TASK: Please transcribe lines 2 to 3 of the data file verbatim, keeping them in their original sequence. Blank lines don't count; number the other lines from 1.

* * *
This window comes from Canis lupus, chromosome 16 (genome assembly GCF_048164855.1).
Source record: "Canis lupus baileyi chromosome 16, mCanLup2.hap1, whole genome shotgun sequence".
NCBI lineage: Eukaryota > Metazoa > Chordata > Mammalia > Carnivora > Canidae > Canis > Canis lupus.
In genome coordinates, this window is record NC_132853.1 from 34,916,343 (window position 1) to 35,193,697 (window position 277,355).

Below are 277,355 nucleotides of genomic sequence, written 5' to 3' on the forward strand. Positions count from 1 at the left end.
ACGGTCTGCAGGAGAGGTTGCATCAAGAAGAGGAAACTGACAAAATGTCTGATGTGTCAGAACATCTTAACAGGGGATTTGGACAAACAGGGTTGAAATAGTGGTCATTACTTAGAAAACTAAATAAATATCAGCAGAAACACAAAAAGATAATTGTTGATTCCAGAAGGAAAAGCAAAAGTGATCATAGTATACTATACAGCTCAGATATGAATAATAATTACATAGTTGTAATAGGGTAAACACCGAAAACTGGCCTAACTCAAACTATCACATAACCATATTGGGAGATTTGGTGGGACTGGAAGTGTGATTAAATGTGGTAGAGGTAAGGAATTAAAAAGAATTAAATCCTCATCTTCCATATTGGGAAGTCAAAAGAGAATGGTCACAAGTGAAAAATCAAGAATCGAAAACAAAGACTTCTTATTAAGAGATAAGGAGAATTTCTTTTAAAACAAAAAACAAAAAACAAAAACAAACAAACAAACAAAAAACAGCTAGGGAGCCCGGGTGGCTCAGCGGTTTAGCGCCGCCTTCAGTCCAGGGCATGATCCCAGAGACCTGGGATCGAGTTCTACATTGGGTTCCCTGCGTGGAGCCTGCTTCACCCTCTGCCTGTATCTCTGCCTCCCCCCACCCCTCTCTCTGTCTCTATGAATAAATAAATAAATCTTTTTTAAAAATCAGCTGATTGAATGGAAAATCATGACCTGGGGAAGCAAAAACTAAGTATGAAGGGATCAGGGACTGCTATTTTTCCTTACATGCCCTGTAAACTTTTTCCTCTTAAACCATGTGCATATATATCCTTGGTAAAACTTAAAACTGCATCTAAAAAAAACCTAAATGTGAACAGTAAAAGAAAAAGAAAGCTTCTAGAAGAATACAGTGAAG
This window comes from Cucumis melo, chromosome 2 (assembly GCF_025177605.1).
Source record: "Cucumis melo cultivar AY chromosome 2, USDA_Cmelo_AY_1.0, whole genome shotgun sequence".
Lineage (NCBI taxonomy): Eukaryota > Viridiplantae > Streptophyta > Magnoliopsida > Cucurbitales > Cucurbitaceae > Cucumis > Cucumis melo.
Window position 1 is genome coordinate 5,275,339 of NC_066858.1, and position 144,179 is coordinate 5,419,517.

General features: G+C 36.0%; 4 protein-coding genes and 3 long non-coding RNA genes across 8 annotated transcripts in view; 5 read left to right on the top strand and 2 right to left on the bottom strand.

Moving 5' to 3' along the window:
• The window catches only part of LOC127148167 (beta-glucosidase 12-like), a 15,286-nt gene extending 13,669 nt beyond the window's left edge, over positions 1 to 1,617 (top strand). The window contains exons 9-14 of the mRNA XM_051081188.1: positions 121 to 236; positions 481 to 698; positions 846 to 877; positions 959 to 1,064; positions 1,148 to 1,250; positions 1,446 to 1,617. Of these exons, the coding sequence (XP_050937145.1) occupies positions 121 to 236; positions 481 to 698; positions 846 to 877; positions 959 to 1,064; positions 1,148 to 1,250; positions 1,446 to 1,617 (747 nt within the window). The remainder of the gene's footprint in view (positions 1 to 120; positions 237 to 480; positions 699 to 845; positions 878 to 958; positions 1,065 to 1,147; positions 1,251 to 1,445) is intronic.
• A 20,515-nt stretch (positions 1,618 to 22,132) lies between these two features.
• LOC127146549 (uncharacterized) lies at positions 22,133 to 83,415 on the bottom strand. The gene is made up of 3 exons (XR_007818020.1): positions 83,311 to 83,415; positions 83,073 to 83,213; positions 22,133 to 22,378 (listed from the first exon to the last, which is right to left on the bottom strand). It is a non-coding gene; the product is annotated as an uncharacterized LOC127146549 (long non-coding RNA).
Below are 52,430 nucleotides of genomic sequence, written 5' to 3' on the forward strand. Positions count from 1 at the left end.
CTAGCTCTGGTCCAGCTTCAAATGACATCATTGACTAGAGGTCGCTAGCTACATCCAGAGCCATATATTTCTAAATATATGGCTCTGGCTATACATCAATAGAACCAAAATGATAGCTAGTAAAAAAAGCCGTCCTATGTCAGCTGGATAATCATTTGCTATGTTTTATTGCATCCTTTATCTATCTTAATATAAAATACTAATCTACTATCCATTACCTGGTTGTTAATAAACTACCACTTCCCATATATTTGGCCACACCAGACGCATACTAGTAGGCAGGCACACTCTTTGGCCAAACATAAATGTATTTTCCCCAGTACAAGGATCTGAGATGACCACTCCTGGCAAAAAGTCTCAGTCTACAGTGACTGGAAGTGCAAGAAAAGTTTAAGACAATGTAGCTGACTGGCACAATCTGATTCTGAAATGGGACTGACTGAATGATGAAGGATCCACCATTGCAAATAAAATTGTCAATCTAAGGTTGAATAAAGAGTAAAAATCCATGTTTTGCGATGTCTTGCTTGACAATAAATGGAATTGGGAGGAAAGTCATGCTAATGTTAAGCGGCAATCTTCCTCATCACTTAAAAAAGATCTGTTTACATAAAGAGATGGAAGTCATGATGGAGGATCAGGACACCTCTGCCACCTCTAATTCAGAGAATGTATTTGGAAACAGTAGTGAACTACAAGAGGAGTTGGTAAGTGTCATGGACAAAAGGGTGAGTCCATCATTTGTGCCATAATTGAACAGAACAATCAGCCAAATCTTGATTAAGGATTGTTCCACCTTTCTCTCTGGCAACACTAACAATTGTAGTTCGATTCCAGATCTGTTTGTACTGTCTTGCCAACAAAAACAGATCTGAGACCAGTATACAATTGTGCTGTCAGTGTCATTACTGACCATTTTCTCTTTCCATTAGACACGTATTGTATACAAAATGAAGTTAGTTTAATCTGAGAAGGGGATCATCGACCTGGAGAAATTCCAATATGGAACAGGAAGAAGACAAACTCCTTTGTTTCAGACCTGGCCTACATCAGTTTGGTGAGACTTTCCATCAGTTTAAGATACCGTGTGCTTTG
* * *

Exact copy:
Source record: "Canis lupus baileyi chromosome 16, mCanLup2.hap1, whole genome shotgun sequence".
NCBI lineage: Eukaryota > Metazoa > Chordata > Mammalia > Carnivora > Canidae > Canis > Canis lupus.